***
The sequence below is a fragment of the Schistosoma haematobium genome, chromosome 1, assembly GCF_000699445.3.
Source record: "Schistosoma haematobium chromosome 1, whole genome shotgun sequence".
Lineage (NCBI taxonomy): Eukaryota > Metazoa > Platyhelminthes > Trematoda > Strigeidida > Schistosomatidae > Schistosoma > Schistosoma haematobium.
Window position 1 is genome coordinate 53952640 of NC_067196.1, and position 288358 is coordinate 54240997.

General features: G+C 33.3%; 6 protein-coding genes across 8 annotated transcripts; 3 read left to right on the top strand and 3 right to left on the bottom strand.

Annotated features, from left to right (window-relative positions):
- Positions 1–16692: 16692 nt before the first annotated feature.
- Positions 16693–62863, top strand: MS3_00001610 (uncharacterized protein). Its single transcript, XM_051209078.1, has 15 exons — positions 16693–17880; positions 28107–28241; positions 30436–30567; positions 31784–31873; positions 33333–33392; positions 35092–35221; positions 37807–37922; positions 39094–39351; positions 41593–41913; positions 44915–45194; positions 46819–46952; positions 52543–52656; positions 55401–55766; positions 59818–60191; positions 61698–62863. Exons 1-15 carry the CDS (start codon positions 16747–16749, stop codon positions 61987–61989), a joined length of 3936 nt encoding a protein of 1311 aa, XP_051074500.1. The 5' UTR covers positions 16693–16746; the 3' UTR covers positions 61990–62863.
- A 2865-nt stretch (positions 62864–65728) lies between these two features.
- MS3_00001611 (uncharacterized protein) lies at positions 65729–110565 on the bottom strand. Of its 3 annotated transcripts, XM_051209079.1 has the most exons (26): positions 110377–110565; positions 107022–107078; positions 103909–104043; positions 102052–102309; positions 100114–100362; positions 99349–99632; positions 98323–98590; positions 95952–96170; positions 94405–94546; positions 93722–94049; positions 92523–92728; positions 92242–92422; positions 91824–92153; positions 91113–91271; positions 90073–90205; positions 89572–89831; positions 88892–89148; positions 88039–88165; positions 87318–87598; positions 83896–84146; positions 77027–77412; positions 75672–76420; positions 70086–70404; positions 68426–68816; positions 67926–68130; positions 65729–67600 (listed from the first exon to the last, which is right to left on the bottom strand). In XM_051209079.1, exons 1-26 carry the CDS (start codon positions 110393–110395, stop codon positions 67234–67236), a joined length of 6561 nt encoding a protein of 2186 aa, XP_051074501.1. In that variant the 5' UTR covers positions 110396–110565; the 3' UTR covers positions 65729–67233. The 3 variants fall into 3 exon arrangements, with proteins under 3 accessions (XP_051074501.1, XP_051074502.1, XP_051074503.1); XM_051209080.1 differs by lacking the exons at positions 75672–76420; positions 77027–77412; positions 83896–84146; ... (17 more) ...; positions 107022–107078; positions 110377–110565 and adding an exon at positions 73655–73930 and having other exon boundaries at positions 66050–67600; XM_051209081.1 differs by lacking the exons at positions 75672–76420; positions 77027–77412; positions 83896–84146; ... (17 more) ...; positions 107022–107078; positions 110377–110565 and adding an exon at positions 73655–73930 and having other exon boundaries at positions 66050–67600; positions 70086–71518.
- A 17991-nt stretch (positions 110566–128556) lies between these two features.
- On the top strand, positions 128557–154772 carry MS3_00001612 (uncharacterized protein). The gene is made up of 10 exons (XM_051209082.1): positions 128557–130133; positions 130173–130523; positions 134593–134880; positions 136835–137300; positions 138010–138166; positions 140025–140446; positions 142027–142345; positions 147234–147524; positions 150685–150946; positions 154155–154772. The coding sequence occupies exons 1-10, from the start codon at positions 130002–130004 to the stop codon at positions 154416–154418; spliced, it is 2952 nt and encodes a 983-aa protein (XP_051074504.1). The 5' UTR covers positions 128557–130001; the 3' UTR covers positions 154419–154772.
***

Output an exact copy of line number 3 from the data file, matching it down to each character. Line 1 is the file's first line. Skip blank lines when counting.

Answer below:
Lineage (NCBI taxonomy): Eukaryota > Metazoa > Platyhelminthes > Trematoda > Strigeidida > Schistosomatidae > Schistosoma > Schistosoma haematobium.